September 18 2012

The Tides of Battle: Fracking vs. Offshore Wind in North Carolina

“Wind Mills, Not Oil Spill, The Environmental and Economic Benefits of Offshore Wind Versus Offshore Drilling in North Carolina” is the name of the directorial manifesto, authored by Environment North Carolina, which will guide North Carolina in its fight against the consequences of Senate Bill 820. The controversial 820, which was passed after numerous vetoes by one vote (upon the error of pressing the wrong button), will open North Carolina’s borders to fracking in two years.

Offshore Wind North Carolina

Despite the bill’s passing, a myriad of stately facts concerning offshore wind’s economic and environmental potential seems to support its implementation. A few outstanding statistics have been compiled from Offshore Wind NC’s website:

  • North Carolina’s shallow-water wind resources are the best on the Atlantic coast, with 58 GW of available capacity;
  • 58 GW amounts to 130% if the state’s energy demands, which are projected to grow 40% over the next 20 years;
  • $2.35 billion is spent annually on the importation of coal into our state, amounting to 55% of our electricity generation;
  • The offshore wind industry stands to create 45,000 jobs in construction, and 9,100 jobs in permanent maintenance over the next 20 years, delivering $22 billion in total economic benefit to our state.

Offshore Wind North Carolina

North Carolina Governor Bev Purdue is heralding the advocacy for the sustainable energy initiative. Her establishment of a scientific panel on offshore energy may attest to that. Other North Carolina power giants, such as Duke and Progress Energy, have expressed support for offshore wind. Urban design, urban planning, landscape architecture, and architecture design in North Carolina may all be expected to face influence from the green undertaking.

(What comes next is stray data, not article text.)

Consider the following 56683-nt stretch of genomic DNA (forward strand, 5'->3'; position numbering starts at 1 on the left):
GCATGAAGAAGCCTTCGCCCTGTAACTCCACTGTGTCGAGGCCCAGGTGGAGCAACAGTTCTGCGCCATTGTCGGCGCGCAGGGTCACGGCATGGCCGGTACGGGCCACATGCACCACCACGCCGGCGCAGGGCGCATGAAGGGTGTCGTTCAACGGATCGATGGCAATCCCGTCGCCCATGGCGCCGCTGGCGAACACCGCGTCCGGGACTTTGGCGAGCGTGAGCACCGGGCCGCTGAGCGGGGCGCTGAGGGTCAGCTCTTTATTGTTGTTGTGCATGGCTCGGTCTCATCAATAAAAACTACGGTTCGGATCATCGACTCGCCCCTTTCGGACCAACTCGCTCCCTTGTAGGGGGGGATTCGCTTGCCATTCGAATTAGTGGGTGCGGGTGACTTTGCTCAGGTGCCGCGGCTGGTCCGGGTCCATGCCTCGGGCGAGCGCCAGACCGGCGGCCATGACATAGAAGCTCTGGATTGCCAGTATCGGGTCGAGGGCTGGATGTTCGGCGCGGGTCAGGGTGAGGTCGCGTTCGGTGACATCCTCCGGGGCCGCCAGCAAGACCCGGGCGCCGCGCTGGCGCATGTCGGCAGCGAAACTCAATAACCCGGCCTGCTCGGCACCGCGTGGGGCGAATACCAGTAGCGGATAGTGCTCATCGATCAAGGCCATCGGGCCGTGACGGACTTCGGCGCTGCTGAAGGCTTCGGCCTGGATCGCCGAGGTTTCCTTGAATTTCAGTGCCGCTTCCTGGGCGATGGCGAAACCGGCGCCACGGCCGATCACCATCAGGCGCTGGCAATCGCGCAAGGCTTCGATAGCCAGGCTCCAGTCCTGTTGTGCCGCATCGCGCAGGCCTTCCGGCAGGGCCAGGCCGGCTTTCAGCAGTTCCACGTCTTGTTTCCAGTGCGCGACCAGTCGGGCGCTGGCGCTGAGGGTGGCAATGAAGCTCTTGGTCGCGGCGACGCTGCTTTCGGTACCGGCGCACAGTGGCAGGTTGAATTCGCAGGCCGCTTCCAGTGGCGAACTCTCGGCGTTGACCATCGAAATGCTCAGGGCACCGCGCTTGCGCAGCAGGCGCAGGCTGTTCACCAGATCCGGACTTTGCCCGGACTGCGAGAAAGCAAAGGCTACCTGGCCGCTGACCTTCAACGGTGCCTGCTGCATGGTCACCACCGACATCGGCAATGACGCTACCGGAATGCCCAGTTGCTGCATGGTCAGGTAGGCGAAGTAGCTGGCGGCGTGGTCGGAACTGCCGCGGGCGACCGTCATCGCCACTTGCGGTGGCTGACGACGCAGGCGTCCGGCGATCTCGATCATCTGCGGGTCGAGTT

Also of interest is the Atlantic Wind Connection, which seeks to establish a “superhighway of clean energy” by connecting offshore wind farms across the east coast.

Fracking and offshore wind have long stood at odds with one another. The former can be seen to represent instant economic growth, and the latter instant environmental protection. Today, which is the more important?

Credits: Image and data linked to sources.

Evan Comen

Evan Comen is an undergraduate at The University of North Carolina at Chapel Hill pursuing a B.S. in both Economics and Environmental Studies and a minor in Urban Studies and Planning. A philosophical outlook towards education led his career aspirations to the realm of urban planning, which he intends to foster through completion of a master’s program in the topic post-graduation. Through growing up in Raleigh, North Carolina, and attending school in Chapel Hill, Evan has had the fortune of experiencing the unparalleled smart growth of the properly dubbed “Research Triangle”; a region in the Piedmont of North Carolina notorious for its numerously expansive high-tech companies. His blogs principally speak for the area’s burgeoning success. He is also a devoted cinephile, reader, and cyclist.

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This entry was posted on Tuesday, September 18th, 2012 at 10:41 am and is filed under Community/Economic Development, Energy, Engineering, Environment, Environmental Design, Government/Politics, Infrastructure, Land Use, Technology, Urban Planning and Design. You can follow any responses to this entry through the RSS 2.0 feed. You can leave a response, or trackback from your own site.


One Response to “The Tides of Battle: Fracking vs. Offshore Wind in North Carolina”

  1. Save the Outer Banks! The Fight for North Carolina’s Coast | The GRID | Global Site Plans Says:

    [...] backlash to the North Carolina legislature’s contentious support for fracking, as presented in my previous article, this piece will review the state’s particular advocacy for “Save the Outer [...]

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